So once you have given all the reference details that they require from you, they will run checks on you. This can take anything from a couple of days, to several weeks. You will not be given the keys to your property until this work has been completed.
This gives you chance to find the remaining damage deposit money that you will need.
The damage deposit is normally equivalent to 4-6weeks rent money, and is payable up front (along with your first month’s rent), on the day that you are given the keys to the property. It is there for the landlord to ensure that you can’t trash the place before you leave, and if you do cause any damage it will come out of this deposit. If you and the landlord agree that no damage was caused then this deposit will be refunded after you have moved out, whether this is six months or six years from now.
The holding deposit that you have already paid will contribute to this damage deposit.
You may also have to pay the estate agents an administration fee of somewhere in the region of £100, which pays for the work that they have done for you, including drawing up the contract, doing reference checks on you etc.
Once you have paid all the necessary monies, have a good look through the tenancy agreement before you sign it. You will be asked to initial each page of this contract, so make sure you read what you are initialling. There may be requests in there, which you find unreasonable, such as agreeing to pay for a professional upholsterer cleaner, or window cleaner once a month. If you have any questions, then mention them now before it is too late.
Make sure that you understand how long your tenancy agreement will last. It is normal to sign a year’s contract, which means that you have to stay there for at least a year. However, often there can be a six month break in contract, where after six months either you or your landlord can terminate the agreement with one month’s notice.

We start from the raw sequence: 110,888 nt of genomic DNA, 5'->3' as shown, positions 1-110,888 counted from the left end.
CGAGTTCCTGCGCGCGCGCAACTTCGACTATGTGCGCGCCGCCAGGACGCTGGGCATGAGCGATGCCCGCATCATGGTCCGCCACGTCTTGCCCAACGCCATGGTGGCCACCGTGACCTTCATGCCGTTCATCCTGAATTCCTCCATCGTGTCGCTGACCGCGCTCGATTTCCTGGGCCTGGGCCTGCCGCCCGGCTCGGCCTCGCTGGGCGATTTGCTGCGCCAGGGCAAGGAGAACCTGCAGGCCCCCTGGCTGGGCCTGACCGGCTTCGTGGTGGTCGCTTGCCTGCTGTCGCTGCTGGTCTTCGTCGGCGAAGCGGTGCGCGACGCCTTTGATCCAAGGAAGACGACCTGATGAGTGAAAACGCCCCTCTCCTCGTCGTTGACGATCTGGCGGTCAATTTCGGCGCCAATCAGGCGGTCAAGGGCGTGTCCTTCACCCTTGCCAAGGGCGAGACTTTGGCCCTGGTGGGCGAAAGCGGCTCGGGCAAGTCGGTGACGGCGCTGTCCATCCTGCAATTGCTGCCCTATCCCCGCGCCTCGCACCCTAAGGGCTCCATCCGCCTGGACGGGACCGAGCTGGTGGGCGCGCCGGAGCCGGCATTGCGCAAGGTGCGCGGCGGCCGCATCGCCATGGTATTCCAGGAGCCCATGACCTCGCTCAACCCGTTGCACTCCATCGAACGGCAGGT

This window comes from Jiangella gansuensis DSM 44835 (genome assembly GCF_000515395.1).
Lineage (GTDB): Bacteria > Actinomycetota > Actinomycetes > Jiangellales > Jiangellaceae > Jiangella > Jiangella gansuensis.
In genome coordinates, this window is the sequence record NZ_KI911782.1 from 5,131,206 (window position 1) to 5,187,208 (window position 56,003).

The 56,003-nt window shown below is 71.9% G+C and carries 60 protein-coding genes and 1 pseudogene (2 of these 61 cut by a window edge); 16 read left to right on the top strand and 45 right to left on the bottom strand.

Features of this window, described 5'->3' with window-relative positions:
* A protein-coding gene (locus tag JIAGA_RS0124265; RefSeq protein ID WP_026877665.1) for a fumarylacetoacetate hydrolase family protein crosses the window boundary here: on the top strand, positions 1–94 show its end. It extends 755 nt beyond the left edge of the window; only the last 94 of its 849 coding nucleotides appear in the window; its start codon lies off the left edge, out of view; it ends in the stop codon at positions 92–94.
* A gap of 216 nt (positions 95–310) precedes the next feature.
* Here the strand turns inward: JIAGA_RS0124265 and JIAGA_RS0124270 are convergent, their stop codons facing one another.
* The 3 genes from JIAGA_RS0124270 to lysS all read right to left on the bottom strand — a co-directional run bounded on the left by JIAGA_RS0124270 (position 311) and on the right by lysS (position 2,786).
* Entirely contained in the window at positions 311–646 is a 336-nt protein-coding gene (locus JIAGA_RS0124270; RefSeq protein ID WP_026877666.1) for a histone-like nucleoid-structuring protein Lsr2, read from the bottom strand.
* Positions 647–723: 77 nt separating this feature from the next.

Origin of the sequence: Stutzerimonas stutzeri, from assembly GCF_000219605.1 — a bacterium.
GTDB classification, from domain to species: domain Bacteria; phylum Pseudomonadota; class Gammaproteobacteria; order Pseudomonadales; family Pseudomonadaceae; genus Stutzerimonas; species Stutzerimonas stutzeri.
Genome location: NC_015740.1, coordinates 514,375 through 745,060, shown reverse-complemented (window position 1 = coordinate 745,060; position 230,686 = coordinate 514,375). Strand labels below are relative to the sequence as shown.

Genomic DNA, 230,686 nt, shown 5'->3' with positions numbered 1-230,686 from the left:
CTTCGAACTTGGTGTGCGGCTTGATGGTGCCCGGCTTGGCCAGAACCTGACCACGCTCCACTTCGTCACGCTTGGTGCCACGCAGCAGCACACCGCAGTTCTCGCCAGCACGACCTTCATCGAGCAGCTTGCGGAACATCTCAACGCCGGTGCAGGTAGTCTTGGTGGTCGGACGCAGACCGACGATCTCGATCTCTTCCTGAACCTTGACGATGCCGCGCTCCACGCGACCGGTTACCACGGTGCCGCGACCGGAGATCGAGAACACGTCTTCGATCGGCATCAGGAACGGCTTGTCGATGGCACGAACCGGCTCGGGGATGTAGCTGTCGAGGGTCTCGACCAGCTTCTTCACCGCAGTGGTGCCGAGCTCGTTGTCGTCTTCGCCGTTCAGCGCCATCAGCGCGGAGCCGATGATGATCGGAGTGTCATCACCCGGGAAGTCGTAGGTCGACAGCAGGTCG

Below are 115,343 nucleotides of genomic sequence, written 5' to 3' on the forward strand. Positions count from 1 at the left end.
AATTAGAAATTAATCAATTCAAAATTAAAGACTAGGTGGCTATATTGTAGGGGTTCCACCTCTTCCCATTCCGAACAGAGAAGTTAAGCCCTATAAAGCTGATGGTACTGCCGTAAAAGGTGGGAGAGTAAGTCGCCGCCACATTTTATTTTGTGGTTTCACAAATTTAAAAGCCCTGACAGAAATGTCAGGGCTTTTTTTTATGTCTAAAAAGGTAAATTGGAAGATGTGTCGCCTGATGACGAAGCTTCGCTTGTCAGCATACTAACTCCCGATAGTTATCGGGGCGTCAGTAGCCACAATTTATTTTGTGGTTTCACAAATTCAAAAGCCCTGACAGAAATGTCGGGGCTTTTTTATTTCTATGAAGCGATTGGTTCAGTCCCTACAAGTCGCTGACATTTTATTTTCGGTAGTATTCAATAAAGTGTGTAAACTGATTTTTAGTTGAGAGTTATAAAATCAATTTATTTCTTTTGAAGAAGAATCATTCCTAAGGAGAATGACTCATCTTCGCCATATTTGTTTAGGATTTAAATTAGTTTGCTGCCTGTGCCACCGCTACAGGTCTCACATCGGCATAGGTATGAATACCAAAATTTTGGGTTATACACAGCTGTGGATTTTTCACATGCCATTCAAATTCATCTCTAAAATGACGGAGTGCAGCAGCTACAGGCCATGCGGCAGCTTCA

Getting the keys
Once you have signed on the dotted line, had a panic attack from parting with the wad of cash that was looking quite snug in your hand, and been given the keys to your new home, you are pretty much free to start unpacking.
Oh except for the inventory list that you will have to go through with your landlord.
The inventory is a list of every item of furniture in the property, with comments about the condition of the furniture. Make sure you pay attention, and speak up if you don’t agree with the landlord’s interpretation of what an ‘excellent condition’ paintwork job is. It’ll be you that has to pay for that biro mark on the wall if you don’t mention it now.
Once that is over, chuck the landlord out, and start the unpacking.
Or open a bottle of champagne to celebrate your arrival in London!
People to inform
Once you’re unpacked, you are going to have to inform several people of your arrival. This is for your benefit as well as theirs.
First off is the local council, who need to be told that you’re there, so that they can start sending you extortionate council tax bills. You can’t dodge this I’m afraid. They will track you down, and threaten you with court summons if you don’t pay up, so best to get it sorted a.s.a.p. You can also get on the electoral roll by contacting the council.
You will need to contact the local water company and electricity and gas suppliers so that they can open an account for you. They may ask you to give meter readings, so that you are not being charged for the previous tenants’ long hot daily baths, or secret sideline launderette service.
Unless you plan on living the high life every night, you are probably going to require the services of a television as a cheaper option. This means that you have to pay an annual TV licence of around £145.50. It can be paid by direct debit, and it is much more preferable to pay this small amount of money (which covers all televisions under one roof) than get faced with a massive fine.
Many of us are happy with our mobile phones nowadays, but if you do find that you can’t live without a landline telephone as well, then you should contact BT, who will either tell you what your number is and open a new account for you, or they may need to come and fit you with a new line.
You should also contact your bank, credit card companies and the DVLA. Most of the above can be done by using the excellent address moving website iammoving.com You can even switch energy supplies whilst you’re at it.
It is normally a good idea to register with a local dentist and doctor in the area. Find your nearest practices through the nhsdirect.co.uk website that have a find a doctor/dentist service when you type your postcode in.
Finally, make sure you purchase contents insurance. Your landlord should have building insurance, but isn’t obliged to have contents insurance to cover the cost of your belongings in case of fire or theft for example. Moneysupermarket.com have some great advice on home insurance.
For those of you who have moved here from abroad, you may be interested in….